Having the ability to work the drive unit while fishing opens all sorts of opportunities paddle kayaks can’t touch. Situations like where swells are crashing onto the rocks or wash zones, are prime examples of where fish like snapper often sit waiting to feed on anything that becomes dislodged. This is a hazardous place to fish, especially when a large hooked snapper runs in towards the rocks pulling the kayak along with it.

With the paddle vessel, you have no option but to open the bail arm or place the reel in free spool mode, putting the rod down so you can paddle backwards – unlike the pedal kayak, which can be moved back while the rod is in hand. Pedalling also allows you to manoeuvre the fish away from the rocks.

Then there are moments when a big fish peels line from the reel, which can leave the kayak angler at a disadvantage because of line angle and the fish having the ability to run for foul ground more easily.  With the pedal kayak, it’s possible to chase the fish down and keep on top of it, which allows the angler to lift it away from the bottom.

Fishing techniques like mechanical jigging are also much better suited to pedal power because it's much easier to position over fish sign and drop down to them. Micro-jigs are even better, and pedal power allows an angler to use the sounder in conjunction with his ability to move the drive system into reverse when travelling along, stopping over fish sign and dropping the jig to fish more accurately.

Using this style of kayak has seen a massive increase in my active hunting ability and has resulted in the capture of many more double-figure fish.

One of the most challenging things to do from a kayak is to chase workups. Often by the time you’ve caught up, everything has moved on before you can even drop a lure. With pedal power, it is possible to stay with the fish while holding onto the rod – and of course, cast lures or drop jigs every time you are in the zone.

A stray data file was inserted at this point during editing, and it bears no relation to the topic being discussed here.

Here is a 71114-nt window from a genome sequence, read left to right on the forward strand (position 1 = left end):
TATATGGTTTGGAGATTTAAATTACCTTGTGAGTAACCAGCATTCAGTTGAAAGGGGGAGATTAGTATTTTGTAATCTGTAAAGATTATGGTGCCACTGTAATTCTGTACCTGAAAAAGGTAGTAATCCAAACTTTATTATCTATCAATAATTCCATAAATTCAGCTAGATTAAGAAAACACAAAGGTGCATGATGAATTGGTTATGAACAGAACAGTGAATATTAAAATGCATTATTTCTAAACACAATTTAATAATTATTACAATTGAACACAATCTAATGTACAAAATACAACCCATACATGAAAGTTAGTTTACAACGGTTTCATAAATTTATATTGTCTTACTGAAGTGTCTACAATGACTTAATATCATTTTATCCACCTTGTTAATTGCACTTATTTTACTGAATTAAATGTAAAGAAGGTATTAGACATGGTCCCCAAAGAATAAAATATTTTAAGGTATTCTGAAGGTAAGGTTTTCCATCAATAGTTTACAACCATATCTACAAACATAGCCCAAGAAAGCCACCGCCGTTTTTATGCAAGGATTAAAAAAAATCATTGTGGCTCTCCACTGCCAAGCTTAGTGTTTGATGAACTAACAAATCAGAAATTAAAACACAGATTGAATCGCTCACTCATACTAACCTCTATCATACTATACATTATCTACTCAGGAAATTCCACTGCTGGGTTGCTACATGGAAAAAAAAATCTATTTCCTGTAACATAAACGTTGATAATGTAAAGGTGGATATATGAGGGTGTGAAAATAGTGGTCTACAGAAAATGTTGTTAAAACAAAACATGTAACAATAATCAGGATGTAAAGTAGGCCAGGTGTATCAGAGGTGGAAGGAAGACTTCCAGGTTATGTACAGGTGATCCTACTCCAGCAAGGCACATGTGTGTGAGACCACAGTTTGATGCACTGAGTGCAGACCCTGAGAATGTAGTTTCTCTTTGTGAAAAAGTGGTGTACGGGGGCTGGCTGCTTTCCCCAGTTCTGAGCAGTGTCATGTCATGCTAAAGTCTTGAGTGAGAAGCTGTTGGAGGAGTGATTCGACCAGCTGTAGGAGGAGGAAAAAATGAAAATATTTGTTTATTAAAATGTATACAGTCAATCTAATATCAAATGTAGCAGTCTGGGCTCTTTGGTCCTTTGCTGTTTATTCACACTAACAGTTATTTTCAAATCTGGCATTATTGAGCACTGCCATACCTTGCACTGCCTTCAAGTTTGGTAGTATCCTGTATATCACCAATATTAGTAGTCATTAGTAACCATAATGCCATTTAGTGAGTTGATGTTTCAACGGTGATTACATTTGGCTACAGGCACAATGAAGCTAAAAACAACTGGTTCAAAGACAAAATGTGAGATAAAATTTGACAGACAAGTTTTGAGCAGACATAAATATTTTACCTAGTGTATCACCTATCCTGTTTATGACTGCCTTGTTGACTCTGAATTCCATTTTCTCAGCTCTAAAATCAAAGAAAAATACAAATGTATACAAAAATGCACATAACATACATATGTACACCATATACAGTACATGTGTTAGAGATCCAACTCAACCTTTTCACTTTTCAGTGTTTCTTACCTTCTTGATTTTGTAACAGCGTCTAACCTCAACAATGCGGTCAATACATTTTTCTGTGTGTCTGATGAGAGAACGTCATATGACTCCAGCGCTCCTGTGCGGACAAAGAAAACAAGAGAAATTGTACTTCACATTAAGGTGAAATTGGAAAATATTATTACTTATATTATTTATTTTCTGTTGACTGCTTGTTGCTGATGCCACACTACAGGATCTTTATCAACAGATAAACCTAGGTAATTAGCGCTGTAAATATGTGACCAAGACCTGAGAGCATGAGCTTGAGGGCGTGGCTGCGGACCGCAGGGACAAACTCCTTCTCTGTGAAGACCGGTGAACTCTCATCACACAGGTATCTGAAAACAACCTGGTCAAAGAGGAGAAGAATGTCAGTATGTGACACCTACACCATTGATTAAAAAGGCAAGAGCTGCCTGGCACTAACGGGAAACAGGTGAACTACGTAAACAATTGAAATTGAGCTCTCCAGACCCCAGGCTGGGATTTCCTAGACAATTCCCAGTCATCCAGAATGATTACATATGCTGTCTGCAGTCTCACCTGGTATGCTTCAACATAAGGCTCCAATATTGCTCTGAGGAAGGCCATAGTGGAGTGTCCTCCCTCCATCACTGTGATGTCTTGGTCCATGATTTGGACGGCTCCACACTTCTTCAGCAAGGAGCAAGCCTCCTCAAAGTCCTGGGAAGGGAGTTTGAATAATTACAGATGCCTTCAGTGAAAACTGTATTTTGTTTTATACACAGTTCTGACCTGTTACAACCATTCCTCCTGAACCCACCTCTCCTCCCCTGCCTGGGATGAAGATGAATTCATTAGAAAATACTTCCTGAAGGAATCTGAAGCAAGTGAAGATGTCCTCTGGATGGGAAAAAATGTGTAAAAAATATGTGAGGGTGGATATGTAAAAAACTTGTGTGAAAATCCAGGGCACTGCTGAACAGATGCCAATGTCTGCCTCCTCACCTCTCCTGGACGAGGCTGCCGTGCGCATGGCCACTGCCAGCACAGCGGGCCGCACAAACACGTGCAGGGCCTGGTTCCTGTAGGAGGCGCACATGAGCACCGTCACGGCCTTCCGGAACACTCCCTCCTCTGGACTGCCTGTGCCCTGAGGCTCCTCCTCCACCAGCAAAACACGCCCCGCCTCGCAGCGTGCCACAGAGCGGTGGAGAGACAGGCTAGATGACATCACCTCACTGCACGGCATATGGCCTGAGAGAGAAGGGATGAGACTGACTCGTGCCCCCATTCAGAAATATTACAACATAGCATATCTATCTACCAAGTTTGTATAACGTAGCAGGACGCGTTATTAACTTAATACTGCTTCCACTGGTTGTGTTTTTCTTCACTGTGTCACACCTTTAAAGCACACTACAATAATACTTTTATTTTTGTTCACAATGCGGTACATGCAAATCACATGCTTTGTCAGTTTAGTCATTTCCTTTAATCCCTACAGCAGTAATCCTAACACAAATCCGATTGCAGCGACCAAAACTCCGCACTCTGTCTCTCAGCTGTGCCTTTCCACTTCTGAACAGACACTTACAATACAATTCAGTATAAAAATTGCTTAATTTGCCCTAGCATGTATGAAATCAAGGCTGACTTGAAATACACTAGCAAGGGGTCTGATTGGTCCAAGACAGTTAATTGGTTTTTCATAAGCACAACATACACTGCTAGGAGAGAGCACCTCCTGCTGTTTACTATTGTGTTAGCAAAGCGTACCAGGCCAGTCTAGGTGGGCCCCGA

Having the ability to not only travel at consistently higher than average speeds but also for longer before getting tired means you are able to go much further than you would consider when paddling. Because of this, you are more likely to explore areas that would typically be out of range.


The Old Town Predator PDL

As well as the aforementioned bonuses associated with pedal-powered kayaks, the design of the PDL offers users further advantages. Firstly its drive system sitting down below the kayak acts as a keel. This provides greater stability to a kayak design that is already more stable than most, giving the angler an ability to stand and fish – and not just in flat conditions either!

The Predator PDL’s greater beam provide this stability but it doesn't slow you down - I maintained an average cruising speed of seven to eight knots. the kayak's extra stability also allows the angler to use much higher drag pressures than normal which is an advantage when pulling hard fighting kingfish away from the sea floor.

Aboard the PDL, comfort is at a premium because the seat provides better support and suspends the angler off the deck of the kayak, meaning a much drier ride. The seat is so good that after a big day on the water you don’t suffer from a numb rear end or loss of sensation in the legs because you are sitting with your legs bent in a more natural position.

The seating position also keeps your legs away from contact with fish spikes that might cause injury and struggling fish are also more contained when they come on board the kayak, for easier handling and less risk of being lost over the side. Loading fish into the rear well area is easier as well because the seating position allows greater body movement and the kayak’s stability provides the confidence to move about.

With features like this, it’s easy to see why my kayak fishing has now reached the upper levels of my ability and thirst for adventure. Yes, pedal-powered kayaks do cost a bit more than traditional ‘yaks, but in my opinion, the differences are well worth the money. If you consider the cost of fuel has risen to some of the highest levels ever and with our carbon footprint starting to impact on the world’s environment, the long-term savings this type of vessel offers, plus the benefits to the body of exercise, make pedal-powered kayaks an option well worth exploring.


   This article is reproduced with permission of   
New Zealand Fishing News

November 2018 - Rob Fort
Re-publishing elsewhere is prohibited